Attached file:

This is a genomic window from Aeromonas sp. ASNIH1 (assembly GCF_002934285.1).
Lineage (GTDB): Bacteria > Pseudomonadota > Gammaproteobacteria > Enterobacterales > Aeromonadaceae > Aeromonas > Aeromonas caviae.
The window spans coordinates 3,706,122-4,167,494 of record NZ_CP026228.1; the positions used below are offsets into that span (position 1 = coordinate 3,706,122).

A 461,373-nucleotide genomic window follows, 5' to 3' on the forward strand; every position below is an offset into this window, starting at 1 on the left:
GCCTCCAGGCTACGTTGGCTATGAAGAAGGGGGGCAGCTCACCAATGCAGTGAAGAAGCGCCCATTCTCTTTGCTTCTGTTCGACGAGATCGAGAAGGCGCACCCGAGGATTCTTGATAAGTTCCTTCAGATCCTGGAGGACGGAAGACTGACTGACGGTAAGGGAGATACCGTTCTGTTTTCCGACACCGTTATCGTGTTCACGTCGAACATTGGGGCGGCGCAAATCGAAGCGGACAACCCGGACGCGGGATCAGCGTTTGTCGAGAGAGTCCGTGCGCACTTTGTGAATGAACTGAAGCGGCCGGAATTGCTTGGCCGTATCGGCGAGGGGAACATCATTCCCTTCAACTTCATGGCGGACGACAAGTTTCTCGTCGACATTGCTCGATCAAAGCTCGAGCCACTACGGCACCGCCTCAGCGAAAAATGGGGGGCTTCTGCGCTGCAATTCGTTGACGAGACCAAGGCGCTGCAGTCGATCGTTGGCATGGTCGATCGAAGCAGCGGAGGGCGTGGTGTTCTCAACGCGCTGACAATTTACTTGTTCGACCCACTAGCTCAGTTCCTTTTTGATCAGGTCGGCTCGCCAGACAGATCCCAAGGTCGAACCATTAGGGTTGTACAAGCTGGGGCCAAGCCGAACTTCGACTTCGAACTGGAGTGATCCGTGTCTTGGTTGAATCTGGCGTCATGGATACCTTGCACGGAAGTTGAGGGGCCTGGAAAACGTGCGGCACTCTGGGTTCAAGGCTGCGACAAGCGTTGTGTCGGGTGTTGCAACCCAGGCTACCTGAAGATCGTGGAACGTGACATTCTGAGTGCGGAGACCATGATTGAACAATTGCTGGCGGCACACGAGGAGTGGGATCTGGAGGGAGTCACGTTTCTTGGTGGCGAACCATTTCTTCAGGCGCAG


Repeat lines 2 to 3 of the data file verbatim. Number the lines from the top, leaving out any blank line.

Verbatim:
Lineage (GTDB): Bacteria > Pseudomonadota > Gammaproteobacteria > Enterobacterales > Aeromonadaceae > Aeromonas > Aeromonas caviae.
The window spans coordinates 3,706,122-4,167,494 of record NZ_CP026228.1; the positions used below are offsets into that span (position 1 = coordinate 3,706,122).